A pale-grey jacket with green corduroy

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cifonelli-jacket-and-overcoat-bespoke

This outfit was used in a piece written recently for Drake's regarding corduroy

The piece mentions some of the associations that corduroy often carries, and ways to avoid them; basically, keeping the colours dark and the fit contemporary. 

But you can read that on the Drake's website. Here I thought I'd run through the thought process involved in the outfit, as that often seems to be welcome. 

drakes-corduroy-and-edward-green-monk-strap-shoe

The shade of the green corduroy was a good opportunity to wear a pale-grey jacket.

Such jackets can be hard to match, as we have discussed before, with charcoal the most common partner. But this green is dark enough to work well, and is a nice alternative. 

That grey jacket was my double-breasted from Cifonelli, Paris, made in a herringbone cashmere from the SherryKash bunch.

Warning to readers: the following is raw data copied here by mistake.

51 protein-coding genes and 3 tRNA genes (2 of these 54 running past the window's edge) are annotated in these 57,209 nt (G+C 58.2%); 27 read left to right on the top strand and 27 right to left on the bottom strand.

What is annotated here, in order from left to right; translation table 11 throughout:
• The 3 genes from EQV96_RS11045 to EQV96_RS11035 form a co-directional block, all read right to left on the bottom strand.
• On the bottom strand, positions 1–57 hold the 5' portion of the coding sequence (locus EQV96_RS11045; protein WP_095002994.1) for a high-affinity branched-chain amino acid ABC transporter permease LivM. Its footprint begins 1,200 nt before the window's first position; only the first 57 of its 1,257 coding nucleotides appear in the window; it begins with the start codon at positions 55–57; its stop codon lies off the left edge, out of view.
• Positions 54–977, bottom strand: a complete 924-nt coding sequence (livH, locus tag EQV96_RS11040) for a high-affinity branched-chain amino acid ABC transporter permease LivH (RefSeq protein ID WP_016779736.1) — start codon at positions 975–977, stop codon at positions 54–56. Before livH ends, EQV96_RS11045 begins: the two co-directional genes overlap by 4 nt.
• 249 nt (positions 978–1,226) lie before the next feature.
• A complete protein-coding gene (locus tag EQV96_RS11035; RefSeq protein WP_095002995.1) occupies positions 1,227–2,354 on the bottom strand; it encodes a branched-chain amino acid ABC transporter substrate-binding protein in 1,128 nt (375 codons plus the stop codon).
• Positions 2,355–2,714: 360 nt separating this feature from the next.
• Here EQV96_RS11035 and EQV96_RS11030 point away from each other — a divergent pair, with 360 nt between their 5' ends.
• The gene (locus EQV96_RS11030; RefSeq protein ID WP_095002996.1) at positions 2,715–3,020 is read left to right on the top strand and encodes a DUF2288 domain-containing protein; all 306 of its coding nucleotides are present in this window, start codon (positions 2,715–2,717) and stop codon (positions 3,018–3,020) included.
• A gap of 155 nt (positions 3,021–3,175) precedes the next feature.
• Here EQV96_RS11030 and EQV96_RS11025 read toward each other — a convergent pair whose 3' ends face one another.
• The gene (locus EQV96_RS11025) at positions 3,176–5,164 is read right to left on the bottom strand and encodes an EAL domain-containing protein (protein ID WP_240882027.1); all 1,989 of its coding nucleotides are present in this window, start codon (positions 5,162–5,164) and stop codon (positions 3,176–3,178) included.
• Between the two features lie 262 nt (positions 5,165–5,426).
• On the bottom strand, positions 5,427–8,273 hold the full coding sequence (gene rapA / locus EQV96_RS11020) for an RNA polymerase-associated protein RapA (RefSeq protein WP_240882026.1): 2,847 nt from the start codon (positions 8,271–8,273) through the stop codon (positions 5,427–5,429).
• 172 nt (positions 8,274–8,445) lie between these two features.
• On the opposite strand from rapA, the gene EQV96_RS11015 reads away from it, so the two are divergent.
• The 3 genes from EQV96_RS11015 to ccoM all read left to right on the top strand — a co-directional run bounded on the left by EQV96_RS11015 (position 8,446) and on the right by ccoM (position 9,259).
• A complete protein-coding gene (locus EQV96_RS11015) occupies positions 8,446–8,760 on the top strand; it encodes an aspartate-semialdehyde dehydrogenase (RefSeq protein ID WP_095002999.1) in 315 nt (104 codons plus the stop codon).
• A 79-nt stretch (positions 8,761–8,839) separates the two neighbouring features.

The casual material of the trouser made me go for an open-necked shirt; but its darkness, and therefore the degree of contrast with the jacket, suggested white would be a better choice than blue. 

I added a lightweight V-neck navy sweater underneath to lend a little more visual interest. 

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The shoe had to be dark to sit under the trouser, so a dark-brown monk strap from Edward Green. 

My navy overcoat from Cifonelli sat on top of all of it, and the pale-grey scarf from Begg & Co seemed to sit exactly halfway between the shades of white shirt and grey jacket. 

Dark-brown tote from Frank Clegg, which goes with anything saving the most formal of suits.

And the muddy brown of my Stephen Temkin hat (more on that soon) was a nice autumnal shade alongside the greens and browns. 

Overall an outfit that would turn few heads, but had some pleasing subtleties of colour and texture. 

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Photography: James Munro for Drake's